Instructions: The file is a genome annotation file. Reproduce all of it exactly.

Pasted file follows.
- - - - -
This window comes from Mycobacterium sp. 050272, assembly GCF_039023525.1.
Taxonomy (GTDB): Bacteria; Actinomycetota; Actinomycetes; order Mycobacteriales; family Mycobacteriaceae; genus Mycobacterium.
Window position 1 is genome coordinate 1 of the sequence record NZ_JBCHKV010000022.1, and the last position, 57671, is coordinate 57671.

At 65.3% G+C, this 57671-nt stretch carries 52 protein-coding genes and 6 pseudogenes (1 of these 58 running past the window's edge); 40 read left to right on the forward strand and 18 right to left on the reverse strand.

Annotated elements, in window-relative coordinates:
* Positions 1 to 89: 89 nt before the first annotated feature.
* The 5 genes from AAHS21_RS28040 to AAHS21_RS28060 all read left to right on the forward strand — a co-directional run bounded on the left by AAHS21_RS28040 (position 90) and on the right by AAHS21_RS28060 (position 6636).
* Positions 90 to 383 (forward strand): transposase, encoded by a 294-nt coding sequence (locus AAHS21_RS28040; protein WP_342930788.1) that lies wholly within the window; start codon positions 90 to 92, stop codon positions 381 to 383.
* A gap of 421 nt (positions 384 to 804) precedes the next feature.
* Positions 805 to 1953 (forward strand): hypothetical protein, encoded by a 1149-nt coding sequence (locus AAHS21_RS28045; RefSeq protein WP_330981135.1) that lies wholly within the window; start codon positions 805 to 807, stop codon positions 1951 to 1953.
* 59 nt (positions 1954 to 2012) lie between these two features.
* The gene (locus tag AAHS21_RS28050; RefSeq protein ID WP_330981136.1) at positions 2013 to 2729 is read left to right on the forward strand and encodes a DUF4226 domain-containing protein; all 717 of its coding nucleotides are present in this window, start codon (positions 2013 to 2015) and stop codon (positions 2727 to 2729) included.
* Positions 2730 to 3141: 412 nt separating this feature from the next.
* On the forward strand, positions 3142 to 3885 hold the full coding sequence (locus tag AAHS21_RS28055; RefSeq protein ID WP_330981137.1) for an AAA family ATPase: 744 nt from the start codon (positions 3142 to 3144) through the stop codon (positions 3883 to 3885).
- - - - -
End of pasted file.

This window comes from Mycobacterium sp. 050272, assembly GCF_039023525.1.
Taxonomy (GTDB): Bacteria; Actinomycetota; Actinomycetes; order Mycobacteriales; family Mycobacteriaceae; genus Mycobacterium.
Window position 1 is genome coordinate 1 of the sequence record NZ_JBCHKV010000022.1, and the last position, 57671, is coordinate 57671.

At 65.3% G+C, this 57671-nt stretch carries 52 protein-coding genes and 6 pseudogenes (1 of these 58 running past the window's edge); 40 read left to right on the forward strand and 18 right to left on the reverse strand.

Annotated elements, in window-relative coordinates:
* Positions 1 to 89: 89 nt before the first annotated feature.
* The 5 genes from AAHS21_RS28040 to AAHS21_RS28060 all read left to right on the forward strand — a co-directional run bounded on the left by AAHS21_RS28040 (position 90) and on the right by AAHS21_RS28060 (position 6636).
* Positions 90 to 383 (forward strand): transposase, encoded by a 294-nt coding sequence (locus AAHS21_RS28040; protein WP_342930788.1) that lies wholly within the window; start codon positions 90 to 92, stop codon positions 381 to 383.
* A gap of 421 nt (positions 384 to 804) precedes the next feature.
* Positions 805 to 1953 (forward strand): hypothetical protein, encoded by a 1149-nt coding sequence (locus AAHS21_RS28045; RefSeq protein WP_330981135.1) that lies wholly within the window; start codon positions 805 to 807, stop codon positions 1951 to 1953.
* 59 nt (positions 1954 to 2012) lie between these two features.
* The gene (locus tag AAHS21_RS28050; RefSeq protein ID WP_330981136.1) at positions 2013 to 2729 is read left to right on the forward strand and encodes a DUF4226 domain-containing protein; all 717 of its coding nucleotides are present in this window, start codon (positions 2013 to 2015) and stop codon (positions 2727 to 2729) included.
* Positions 2730 to 3141: 412 nt separating this feature from the next.
* On the forward strand, positions 3142 to 3885 hold the full coding sequence (locus tag AAHS21_RS28055; RefSeq protein ID WP_330981137.1) for an AAA family ATPase: 744 nt from the start codon (positions 3142 to 3144) through the stop codon (positions 3883 to 3885).